Nomi Network: Hypocrisy of Fair Trade rescue of third world sex slaves?

Posted on October 3, 2010




A funny play on words?


Interesting use of Fair Trade, with some assumptions in their platform that irritate me –

Nomi Network seeks to empower former sex workers by giving them jobs as crafts workers (creating handmaid fashion items such as purses and scarves), and selling their products with socially conscious branding in the developed world.

This social enterprise is named after Nomi, a Thai sex slave, who according to the website’s intro video, developed mental disability as a result of her work, and now will be in rehabilitation for the rest of her life.

”There are more slaves today than at any point in human history,” Ben Skinner, the author of A Crime So Monstrous, states at the beginning of the Nomi video. ”Slaves are those forced to work under threat of violence for no pay beyond subsistence.”

The violence that Skinner refers to here, is the supposed explicit violence of pimps and traffickers, who take poor girls against their will to work as prostitutes in a place far from home. These traffickers are presumed to threaten the girls with violence should they choose to disobey.

However, there is a more subtle form of structural violence that grows with unchecked global Capitalism, and the power disparities of MNCs between foreign corporation and local workers. The structural violence of global inequality compels people all over the globe to work at subsistence wage for survival, barely meeting their everyday needs. The social inequity that is augmented about by the growth of our current model of global Capitalism, actually fuels this violence by creating wage slaves, and perhaps creating the conditions that force these girls or their families to send females into the sex industry.

Nomi Network’s abolitionist perspective on third world prostitution looks only at the symptoms of a greater social problem. It fails to address the fact that for many girls and their families, sex work constitutes that best opportunity that is available to them, and especially in Thailand, many parents sell their daughters into the sex trade with hopeful promises of a better life. (Global Women, Barbara Ehrenreicht and Arlie Hoschschild, ed.)

The question of sex slavery contains complexities that are left unaddressed by this benign ethical-consumerist model. Do these crafts labors pay as much as sex work pays these girls? Do all the girls who are ‘rescued’ from their employment consistently prefer working as low-paid crafts workers over sex work? (The assumption, of course, is that noone on Earth would ever want to be in sex work, an assumption that should be questioned, according to research by Kempadoo and Dozema.) How do they choose the girls who work for them, and how are these girls given a guarantee of survival wages? Who is left out? Who is targeted? What happens to the girls that work for Nomi? Do they all succeed in staying out of the sex industry for life, or do some go back at some point? How much more does Nomi pay more per piece for labor than other factories in the locality where they are situated?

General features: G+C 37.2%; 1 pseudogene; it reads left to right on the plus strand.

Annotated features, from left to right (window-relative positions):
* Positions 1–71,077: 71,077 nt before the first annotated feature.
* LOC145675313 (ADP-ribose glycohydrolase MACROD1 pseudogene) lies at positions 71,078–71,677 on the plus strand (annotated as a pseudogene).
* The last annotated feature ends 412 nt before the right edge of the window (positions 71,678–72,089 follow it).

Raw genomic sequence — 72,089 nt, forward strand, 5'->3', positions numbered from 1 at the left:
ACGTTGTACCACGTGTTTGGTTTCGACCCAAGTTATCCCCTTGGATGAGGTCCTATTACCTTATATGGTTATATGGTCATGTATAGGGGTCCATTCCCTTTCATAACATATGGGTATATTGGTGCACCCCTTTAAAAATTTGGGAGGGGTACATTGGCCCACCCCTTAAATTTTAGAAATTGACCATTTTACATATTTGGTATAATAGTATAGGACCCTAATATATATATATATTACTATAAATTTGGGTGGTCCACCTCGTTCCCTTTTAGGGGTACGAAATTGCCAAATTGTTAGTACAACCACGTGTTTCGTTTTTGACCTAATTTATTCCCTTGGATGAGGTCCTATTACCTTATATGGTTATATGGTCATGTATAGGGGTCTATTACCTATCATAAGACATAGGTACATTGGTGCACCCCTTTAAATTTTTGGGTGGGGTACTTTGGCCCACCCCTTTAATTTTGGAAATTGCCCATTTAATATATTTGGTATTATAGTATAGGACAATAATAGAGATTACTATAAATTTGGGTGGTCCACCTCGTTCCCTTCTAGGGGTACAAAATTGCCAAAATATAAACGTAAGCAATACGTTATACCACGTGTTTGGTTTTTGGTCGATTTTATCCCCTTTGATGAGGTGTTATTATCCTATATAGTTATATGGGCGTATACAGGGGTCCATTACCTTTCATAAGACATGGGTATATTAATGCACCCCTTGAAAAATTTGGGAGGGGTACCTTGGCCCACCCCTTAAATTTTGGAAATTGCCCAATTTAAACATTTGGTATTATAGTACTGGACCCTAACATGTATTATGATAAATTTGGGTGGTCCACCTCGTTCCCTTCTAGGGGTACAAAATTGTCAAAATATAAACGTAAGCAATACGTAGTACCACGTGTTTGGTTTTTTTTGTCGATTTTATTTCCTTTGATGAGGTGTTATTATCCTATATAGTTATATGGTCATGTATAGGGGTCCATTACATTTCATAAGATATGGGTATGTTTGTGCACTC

As a former employee of a fair trade organization in Guatemala, I have mixed feelings about Fair Trade. I believe that the model has good intentions and does good work, but I think a lot of specific conditions that are invisible to the public eye must be met in order to ensure that the work is effective in its goals. Among these conditions are the difference between Fair Trade and other factory work, and how the pity model of ethical consumerism is presented to laborers and buyers, whether there is integrity in presentation between pitch and reality.

Fair Trade, the Social Ventureship model of Capitalism with a kind heart, fueled by wealthy and ‘socially conscious‘ consumers in the first world, may help alleviate the suffering of some who are deeply exploited in this system of great inequality, but it does not change the structure that causes that inequality, rather it perpetuates it. The strictly optional, feel-good model of luxury Capitalism, as only a niche market not a means to address greater structural problems within global trade, is a form of charity that is not strong enough to create deep, pervasive social change.

What would be a more interesting use of Fair Trade to help sex workers in the third world? One that would be far less glamorous in the world of philanthropy and first world yoga moms?

How about ensuring Fair Trade of sex itself? How about working within the policy structures of the ubiquitous sex industry in Thailand to create brothels that treat their laborers fairly, help them with education and future employment elsewhere if they choose, allow them maximum choice and ensure their safety? This proposition goes against our basic assumptions about sex work and churns the stomach. However, sex tourism is a profitable industry in Thailand and that is why the government turns an unseeing face. Rescuing a few girls from oppressive sex work does not change the system itself. For many Thai girls, sex work is a choice that is most empowering within a global structure of vast inequality. What is most hurtful for these sex workers is the social stigma against the trade, and fickle, hypocritical, and exploitative law enforcement, that makes working in the industry a dangerous and shameful endeavor, perfect conditions for criminal pimps and traffickers (some of whom are government officials) to prey upon. (Kempadoo, Dozema 2005)

The very globalization that brings Fair Trade social ventures into Thailand is the same economic force that brings sex tourists to the country, and both operate with vast power disparities between consumers and producers. Perhaps we should question the use of the current model of global Capitalism to merely alleviate a problem that it itself created?